Adam Frattasio, the GED-course instructor at the Norfolk County Sheriff’s Office, celebrated his 600th student passing the GED test this month.
“It’s an incredible milestone, and it’s important because a lack of education is a very significant factor that leads to recidivism,” said Norfolk County Sheriff Michael G. Bellotti in an interview.
Frattasio has worked at the county jail for seven years, teaching a course for inmates who have not obtained their high school diploma.
Inmates are not required to take the course, but are encouraged to do so, said Bellotti.
“We encourage them by making it very clear what’s available to them and having professional staff to work with them,” said Bellotti. “The best way to encourage them is to have a program that is consistent, available, and effective.”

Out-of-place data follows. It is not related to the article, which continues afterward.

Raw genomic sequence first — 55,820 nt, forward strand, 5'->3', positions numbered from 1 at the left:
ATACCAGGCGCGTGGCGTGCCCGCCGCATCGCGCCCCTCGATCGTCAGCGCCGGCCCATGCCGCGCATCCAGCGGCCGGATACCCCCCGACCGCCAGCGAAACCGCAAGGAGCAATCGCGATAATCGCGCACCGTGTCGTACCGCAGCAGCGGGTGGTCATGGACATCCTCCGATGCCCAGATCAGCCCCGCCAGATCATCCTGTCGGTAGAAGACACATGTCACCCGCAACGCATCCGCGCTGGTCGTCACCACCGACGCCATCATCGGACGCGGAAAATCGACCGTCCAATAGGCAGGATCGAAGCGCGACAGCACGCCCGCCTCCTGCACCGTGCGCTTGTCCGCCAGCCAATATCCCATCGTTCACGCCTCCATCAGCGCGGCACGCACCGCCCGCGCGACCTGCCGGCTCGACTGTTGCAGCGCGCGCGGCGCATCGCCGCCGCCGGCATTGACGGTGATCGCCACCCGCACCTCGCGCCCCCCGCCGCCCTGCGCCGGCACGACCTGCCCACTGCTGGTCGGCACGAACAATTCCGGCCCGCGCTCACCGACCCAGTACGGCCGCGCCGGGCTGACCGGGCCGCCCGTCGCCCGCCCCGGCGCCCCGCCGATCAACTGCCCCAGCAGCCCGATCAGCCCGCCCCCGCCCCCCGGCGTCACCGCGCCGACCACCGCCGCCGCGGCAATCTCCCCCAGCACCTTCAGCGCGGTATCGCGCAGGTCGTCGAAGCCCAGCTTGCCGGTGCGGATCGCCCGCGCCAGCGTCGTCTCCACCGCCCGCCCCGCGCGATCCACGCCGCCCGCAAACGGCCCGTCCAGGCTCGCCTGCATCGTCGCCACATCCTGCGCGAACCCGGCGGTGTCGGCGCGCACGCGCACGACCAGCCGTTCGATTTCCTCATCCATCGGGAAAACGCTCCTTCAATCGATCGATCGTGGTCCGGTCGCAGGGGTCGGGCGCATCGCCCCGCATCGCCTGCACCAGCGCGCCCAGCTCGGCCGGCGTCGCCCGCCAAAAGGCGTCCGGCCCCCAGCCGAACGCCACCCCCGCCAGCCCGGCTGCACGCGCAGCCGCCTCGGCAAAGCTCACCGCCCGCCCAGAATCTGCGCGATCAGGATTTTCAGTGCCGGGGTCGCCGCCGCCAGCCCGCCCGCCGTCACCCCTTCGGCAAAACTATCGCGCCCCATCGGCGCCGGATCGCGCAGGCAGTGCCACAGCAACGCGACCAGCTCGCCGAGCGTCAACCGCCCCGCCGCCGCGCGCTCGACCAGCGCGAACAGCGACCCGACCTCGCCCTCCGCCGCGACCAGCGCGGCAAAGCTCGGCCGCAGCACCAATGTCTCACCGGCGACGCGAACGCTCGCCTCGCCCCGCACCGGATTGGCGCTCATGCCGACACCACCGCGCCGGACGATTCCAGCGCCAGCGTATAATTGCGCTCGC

Inmates spend an hour and a half each day in class with Frattasio and can take the test once they are prepared.
Frattasio had other jobs before he came to work at the jail. He was a personal trainer, a sports writer, a coach, and taught in the public school system.
He said he always knew he would teach at a jail some day.
“I wouldn’t want to be teaching anywhere else,” he said in an interview.
Of his students who take the GED test, 92 percent pass.
“Every month when I do a GED test, I get a Christmas present,” said Frattasio. “I love handing them their GED. I feel like Santa Claus.”
Frattasio said his raw style of teaching matches the inmates because they are raw. He said certain people need to be prodded and pushed in order to succeed.
"If they let me pound at them, they'll get a GED in the end and then they'll say, 'That guy was alright,'" said Frattasio.
Bellotti praised Frattasio’s teaching achievements.
“He’s the best, he’s very committed, and he connects,” said Bellotti. “Teaching at the jail isn’t a job for him, it’s a calling.”
Sarah Favot can be reached at firstname.lastname@example.org.